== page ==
British high streets are seeing shop closures at a rate of 14 per day.
According to new research by PwC, in the first half of 2018 only 1,569 shops opened, compared to 2,692 closures, which equates to a net loss of 1,123 stores.
These record levels are due to a combination of growth in online shopping, shift to in-home leisure, heightened restructuring activity and ongoing digitisation of services, the report says.
Closures were most marked in categories affected by online shopping – such as electricals outlets and fashion stores).
Lisa Hooker, consumer markets leader at PwC, said: “Our latest research highlights the challenges facing the retail and leisure sectors on Britain’s high streets. The continued rate of store closures reflects the new reality that many of us prefer to shop online.
“Openings simply aren’t replacing the closures at a fast enough rate. Looking ahead, the turmoil facing the sector is unlikely to abate. Store closures already announced in the second half of the year due to administrations and CVAs already will further intensify the situation.”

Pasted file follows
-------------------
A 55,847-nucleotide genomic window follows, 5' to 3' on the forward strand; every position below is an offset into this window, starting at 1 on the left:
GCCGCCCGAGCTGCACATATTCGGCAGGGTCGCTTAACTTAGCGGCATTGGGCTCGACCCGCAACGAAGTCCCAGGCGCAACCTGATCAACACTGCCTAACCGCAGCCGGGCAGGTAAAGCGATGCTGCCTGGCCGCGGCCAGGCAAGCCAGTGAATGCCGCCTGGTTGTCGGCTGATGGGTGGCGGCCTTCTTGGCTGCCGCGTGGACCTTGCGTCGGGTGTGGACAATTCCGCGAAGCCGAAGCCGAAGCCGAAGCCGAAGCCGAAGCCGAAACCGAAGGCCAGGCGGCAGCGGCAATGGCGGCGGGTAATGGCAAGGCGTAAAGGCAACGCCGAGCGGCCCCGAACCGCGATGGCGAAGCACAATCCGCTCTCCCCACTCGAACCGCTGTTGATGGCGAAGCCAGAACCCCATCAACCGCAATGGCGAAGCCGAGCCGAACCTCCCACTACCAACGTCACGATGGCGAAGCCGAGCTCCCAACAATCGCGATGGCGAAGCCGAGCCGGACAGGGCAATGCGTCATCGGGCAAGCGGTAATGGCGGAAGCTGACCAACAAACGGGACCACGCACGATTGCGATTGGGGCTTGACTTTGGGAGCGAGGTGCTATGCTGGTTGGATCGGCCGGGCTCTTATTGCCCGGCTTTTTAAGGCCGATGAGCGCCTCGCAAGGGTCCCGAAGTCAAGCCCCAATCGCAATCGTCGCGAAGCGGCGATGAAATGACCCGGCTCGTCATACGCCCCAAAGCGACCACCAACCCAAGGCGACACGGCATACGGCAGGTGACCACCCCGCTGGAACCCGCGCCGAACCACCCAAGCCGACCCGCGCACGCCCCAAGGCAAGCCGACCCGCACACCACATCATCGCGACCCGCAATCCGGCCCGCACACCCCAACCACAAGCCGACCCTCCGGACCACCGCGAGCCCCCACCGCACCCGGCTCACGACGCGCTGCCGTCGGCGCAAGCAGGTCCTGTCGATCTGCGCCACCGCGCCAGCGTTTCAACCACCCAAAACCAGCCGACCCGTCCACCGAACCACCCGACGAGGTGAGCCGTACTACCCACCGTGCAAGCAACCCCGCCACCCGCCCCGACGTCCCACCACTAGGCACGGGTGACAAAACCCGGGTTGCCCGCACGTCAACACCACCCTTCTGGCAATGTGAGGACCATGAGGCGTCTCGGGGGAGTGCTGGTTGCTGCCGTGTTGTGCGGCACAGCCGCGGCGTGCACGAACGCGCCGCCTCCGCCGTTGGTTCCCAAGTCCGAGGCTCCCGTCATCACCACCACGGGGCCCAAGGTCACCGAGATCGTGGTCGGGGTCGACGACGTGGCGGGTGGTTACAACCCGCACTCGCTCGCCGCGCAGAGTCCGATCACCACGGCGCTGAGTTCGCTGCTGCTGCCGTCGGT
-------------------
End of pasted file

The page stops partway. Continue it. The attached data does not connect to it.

Ms Hooker also warned that the British high street is “in urgent need of new ways of thinking and new forms of retail”.
The data, compiled for PwC by the Local Data Company (LDC), reveals that across multiple retailers in 500 town centres, the impact of CVAs and retail administrations has introduced new categories to the fallers list – electrical goods are a particular highlight from this list. (This is due to the demise of Maplin; more than 50 of its stores were among the top 500 locations assessed in this research).
Greater London saw the largest number of net closures across all the regions, followed by the south east region. Wales was the best performing area, seeing the lowest overall net decrease in chains of -22.
Zelf Hussain, retail restructuring partner at PwC, commented: “The transformation of the UK high street – both physical and virtual – raises questions about how legacy retailers and leisure operators should restructure and what new investment is needed. The number of distressed businesses in 2018 has led to a spike in company voluntary arrangements.
“With the impact of some recently announced CVAs yet to feed through, alongside the peak time period for new CVA announcements being the first quarter of the New Year, we should brace for more high street closures in the coming months.”